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Oct 26, 2015 @ 08:30 AM 606 views

Billionaires Lose In High-Stakes Australian TV Gamble

Don Groves ,

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Oct 26, 2015 @ 08:30 AM 606 views

Four of Australia’s wealthiest individuals, including 21st Century Fox co-executive chairman Lachlan Murdoch and RatPac Entertainment co-founder James Packer, have lost millions of dollars in their investments in one free-to-air network.

Now one of these tycoons, Bermuda-based billionaire Bruce Gordon, has become the biggest shareholder in a rival broadcaster.

Perhaps only in Australia, with its seemingly contradictory combination of concentrated media ownership and restrictive media laws, could this high-stakes game of corporate poker have played out.

And it’s far from over as Gordon, who owns nearly 15% of the companies that control the Nine Network and Network Ten, is yet to show his hand.

Gordon and Australia’s richest woman, the mining magnate Gina Rinehart, gambling mogul Packer and Lachlan Murdoch, who is a director of Ten Network Holdings as well as owning one of Australia’s biggest radio networks, have seen the value of their shares in Ten collapse in the past two years.

On Monday the shares were trading at $A0.19  after Ten reported a loss of a $A312.2m ($US226 million) for the year to August 31, having slashed $A251 million from the value of its television licence, despite an improved ratings performance from MasterChef Australia, reality shows The Bachelorette and The Bachelor and quiz Family Feud.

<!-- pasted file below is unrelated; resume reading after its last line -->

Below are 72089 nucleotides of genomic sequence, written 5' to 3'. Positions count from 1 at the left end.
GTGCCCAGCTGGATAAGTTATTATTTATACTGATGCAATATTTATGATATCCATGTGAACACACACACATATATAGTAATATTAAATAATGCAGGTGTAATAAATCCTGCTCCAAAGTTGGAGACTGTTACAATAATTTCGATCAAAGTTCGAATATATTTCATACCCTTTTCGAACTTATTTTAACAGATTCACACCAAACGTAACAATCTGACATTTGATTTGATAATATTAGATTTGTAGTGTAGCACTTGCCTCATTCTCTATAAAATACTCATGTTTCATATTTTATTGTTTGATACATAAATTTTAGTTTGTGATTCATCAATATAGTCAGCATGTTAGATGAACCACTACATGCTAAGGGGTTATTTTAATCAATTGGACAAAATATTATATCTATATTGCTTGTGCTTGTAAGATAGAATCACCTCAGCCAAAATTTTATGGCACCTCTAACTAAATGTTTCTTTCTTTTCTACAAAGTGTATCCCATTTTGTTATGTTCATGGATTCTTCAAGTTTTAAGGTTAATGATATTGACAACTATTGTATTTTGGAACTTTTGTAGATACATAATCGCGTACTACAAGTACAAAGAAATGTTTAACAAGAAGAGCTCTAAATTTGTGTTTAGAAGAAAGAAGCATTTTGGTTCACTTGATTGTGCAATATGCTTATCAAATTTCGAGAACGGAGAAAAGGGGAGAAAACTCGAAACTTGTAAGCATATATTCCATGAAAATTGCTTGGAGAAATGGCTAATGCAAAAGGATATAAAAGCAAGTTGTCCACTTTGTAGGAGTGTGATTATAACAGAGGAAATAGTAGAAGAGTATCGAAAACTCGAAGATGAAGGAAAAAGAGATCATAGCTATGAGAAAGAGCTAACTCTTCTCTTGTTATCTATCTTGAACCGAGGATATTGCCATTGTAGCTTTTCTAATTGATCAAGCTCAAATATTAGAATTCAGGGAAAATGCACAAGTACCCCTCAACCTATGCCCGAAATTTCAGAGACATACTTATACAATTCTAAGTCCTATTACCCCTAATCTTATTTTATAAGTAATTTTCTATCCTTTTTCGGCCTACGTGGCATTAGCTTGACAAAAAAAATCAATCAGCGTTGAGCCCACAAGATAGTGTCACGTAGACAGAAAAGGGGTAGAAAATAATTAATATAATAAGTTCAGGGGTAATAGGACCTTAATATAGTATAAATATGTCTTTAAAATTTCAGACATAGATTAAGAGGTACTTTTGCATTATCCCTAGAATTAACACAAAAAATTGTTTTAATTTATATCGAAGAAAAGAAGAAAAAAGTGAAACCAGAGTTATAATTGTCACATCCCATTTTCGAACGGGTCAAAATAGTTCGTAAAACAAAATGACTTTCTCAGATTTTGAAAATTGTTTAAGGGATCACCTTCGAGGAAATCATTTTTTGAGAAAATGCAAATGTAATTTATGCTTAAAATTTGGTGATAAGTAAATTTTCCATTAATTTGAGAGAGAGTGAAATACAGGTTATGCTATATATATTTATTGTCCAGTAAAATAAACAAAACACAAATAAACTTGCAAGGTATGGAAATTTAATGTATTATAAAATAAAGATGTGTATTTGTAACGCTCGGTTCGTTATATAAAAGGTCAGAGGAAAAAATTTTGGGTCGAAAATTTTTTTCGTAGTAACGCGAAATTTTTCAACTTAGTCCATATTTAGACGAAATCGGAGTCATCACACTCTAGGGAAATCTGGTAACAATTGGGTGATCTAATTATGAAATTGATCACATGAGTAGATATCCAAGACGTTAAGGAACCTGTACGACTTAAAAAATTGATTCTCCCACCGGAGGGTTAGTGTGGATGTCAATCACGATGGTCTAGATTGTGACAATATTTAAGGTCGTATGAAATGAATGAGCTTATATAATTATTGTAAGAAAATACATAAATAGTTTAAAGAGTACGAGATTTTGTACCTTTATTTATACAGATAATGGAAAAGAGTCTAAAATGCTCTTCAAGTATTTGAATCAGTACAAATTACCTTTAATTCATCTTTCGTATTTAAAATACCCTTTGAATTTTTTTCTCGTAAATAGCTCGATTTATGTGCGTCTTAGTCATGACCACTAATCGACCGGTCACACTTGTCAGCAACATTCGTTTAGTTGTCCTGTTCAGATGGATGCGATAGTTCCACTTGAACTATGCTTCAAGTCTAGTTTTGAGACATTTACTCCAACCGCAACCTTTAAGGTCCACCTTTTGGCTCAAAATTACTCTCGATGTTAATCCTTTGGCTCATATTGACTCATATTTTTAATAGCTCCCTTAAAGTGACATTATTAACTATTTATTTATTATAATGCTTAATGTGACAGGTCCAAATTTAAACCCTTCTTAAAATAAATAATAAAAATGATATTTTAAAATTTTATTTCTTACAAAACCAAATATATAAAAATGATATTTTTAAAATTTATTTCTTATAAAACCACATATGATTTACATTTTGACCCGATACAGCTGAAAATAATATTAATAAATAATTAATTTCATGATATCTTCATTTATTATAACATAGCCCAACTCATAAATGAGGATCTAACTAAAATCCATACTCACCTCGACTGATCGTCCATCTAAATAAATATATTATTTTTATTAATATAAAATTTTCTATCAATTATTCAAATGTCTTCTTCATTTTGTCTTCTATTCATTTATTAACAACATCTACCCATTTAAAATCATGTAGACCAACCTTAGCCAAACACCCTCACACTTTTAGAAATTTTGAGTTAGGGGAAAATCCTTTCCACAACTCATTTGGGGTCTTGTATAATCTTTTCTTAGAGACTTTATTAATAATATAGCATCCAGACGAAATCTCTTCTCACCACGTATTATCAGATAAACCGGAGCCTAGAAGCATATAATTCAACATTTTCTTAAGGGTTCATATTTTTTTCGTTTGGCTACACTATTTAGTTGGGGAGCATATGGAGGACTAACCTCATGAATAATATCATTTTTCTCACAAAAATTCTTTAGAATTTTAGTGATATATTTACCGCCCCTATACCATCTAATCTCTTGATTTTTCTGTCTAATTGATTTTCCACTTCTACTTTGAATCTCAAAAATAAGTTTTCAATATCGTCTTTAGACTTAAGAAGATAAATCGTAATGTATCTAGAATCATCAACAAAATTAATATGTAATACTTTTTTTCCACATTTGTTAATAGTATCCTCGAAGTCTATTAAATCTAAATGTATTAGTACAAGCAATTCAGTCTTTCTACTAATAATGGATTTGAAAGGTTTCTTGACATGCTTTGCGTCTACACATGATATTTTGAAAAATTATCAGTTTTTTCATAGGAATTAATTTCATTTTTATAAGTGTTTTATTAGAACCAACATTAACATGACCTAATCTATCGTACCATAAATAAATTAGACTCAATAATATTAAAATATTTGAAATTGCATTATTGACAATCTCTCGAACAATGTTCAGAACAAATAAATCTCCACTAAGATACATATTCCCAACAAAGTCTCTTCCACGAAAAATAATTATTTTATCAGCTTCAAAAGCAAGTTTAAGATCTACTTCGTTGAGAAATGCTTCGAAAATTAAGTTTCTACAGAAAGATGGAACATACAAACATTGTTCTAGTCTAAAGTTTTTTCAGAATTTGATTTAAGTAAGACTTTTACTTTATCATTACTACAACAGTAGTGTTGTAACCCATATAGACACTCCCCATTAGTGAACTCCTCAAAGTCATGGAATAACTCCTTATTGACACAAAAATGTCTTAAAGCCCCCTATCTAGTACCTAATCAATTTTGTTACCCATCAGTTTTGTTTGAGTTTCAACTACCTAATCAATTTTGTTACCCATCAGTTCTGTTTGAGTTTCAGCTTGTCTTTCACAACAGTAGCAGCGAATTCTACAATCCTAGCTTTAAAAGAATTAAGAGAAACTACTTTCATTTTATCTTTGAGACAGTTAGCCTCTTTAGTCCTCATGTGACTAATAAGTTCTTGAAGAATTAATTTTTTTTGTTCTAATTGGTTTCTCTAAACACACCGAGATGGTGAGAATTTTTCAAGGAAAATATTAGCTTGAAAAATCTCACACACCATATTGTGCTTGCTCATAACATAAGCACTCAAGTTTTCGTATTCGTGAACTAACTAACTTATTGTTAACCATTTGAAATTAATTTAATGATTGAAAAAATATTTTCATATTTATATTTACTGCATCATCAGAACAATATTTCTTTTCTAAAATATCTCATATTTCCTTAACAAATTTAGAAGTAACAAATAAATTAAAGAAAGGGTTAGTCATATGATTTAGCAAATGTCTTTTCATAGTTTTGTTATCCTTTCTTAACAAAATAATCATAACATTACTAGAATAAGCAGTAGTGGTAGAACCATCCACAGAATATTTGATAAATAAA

Those losses might be chump change to them but are a blow to their personal and professional pride.

“The rich do not like losing money and, most importantly, losing face,” says media consultant and strategist Peter Cox, whose clients have included Foxtel Movies, part of pay TV giant Foxtel  (50% owned by News Corp NWSA -7.14%), the Seven Network and Warner Bros. Entertainment Australia.

“Even though these media moguls were actively involved in their businesses they did not understand the potential in changes brought about by digital disruption.”

Steve Allen, CEO of media agency Fusion Strategy, says, “Rinehart at least has the excuse that she/her company has no experience in media ownership, television ownership in particular, which is a unique beast. The others clearly thought Ten was under-priced at the time, and therefore good value. “

The billionaires’ entry to Ten’s share registry wreaked havoc on the broadcaster’s performance until Hamish McLennan was appointed CEO in 2013, later upped to executive chairman, “to steady the ship and give it some strategy and direction,” Allen adds. “But it has been a disaster.”

McLennan stepped down in July. Last week Gordon bought a 13% stake in the Nine Network’s parent Nine Entertainment Co. (NEC ) for $A192 million from U.S. private equity fund Apollo Global Management.

Apollo and fellow U.S. fund Oaktree Capital were the biggest shareholders in the Nine Network until the company was floated in 2013. Apollo still has 9%.